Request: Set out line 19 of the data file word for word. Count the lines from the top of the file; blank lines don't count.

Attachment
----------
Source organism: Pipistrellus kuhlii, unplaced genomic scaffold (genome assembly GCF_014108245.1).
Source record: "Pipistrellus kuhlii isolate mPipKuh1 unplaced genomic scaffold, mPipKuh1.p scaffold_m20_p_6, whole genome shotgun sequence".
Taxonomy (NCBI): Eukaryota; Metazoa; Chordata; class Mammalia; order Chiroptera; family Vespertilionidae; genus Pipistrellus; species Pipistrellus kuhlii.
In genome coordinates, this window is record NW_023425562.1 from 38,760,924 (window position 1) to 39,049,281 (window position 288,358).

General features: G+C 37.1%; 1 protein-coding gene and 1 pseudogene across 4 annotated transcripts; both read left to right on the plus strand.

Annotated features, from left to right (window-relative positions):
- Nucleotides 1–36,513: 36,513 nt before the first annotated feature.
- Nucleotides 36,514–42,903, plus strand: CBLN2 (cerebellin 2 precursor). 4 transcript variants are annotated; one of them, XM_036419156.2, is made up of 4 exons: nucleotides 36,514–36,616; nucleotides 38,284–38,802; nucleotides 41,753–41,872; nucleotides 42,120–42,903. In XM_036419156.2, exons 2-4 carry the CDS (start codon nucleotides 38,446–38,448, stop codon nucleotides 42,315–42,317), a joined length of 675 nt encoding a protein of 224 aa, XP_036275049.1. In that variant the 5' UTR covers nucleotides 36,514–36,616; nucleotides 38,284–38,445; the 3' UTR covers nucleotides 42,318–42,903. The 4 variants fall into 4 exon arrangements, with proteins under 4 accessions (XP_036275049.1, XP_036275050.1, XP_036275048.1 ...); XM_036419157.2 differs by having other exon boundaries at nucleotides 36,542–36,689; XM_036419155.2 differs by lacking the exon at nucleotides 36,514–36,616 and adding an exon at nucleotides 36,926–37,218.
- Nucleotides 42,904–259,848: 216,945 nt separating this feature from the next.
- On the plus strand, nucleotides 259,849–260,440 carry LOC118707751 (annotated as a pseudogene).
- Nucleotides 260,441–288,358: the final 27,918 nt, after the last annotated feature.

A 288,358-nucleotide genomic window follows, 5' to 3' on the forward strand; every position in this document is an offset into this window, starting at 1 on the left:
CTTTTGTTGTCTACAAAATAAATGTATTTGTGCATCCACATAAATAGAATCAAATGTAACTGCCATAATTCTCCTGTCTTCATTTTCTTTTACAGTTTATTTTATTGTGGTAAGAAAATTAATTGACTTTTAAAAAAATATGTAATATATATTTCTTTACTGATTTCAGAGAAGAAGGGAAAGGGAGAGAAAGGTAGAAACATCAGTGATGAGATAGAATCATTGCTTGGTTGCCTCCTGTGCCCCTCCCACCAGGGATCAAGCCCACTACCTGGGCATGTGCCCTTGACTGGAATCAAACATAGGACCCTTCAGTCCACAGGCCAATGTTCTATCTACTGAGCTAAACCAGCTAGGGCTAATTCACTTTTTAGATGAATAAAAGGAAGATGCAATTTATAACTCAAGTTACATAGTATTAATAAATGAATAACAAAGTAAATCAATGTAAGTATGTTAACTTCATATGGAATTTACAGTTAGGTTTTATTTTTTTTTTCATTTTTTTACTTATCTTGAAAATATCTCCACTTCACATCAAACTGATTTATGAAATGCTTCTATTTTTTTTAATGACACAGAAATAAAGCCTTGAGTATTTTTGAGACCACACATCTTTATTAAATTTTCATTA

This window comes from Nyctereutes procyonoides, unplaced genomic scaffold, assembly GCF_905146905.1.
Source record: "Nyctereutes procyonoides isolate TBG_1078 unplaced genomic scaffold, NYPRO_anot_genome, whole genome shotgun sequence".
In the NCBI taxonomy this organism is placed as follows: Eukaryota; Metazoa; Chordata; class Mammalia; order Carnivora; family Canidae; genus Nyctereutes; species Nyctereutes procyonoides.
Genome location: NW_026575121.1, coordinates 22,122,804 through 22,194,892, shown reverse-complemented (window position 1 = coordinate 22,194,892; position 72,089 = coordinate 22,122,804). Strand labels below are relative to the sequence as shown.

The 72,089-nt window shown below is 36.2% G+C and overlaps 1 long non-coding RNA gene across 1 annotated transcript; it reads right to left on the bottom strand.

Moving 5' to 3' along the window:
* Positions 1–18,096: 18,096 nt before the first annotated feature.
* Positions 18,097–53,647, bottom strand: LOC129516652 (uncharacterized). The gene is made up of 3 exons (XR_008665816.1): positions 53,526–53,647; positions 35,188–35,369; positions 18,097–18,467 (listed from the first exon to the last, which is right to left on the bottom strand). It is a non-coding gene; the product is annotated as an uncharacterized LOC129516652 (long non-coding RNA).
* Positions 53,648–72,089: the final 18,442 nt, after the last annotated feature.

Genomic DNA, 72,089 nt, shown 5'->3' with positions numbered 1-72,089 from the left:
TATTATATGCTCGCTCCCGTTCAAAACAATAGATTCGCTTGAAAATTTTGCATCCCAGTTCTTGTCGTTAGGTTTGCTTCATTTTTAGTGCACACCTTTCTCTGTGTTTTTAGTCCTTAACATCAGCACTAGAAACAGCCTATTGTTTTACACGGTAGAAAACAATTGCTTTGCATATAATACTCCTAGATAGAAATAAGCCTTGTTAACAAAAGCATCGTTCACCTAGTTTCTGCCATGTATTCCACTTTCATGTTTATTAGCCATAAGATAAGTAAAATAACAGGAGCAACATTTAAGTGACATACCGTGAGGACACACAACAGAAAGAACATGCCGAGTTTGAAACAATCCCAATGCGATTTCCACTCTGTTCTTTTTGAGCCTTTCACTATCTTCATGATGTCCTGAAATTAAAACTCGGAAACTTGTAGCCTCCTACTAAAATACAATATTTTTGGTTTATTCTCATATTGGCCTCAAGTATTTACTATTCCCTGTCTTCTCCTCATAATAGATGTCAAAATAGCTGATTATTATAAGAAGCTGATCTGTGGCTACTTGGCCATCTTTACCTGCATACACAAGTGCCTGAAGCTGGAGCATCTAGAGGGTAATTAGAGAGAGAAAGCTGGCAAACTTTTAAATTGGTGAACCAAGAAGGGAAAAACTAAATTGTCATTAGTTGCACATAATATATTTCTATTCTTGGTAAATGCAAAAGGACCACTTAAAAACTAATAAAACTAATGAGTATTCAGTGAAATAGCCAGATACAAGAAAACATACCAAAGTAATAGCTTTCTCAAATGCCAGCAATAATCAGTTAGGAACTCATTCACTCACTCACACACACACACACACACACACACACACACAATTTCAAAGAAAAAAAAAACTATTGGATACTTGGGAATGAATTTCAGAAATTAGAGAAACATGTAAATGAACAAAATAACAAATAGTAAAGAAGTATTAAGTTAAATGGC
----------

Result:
Moving 5' to 3' along the window: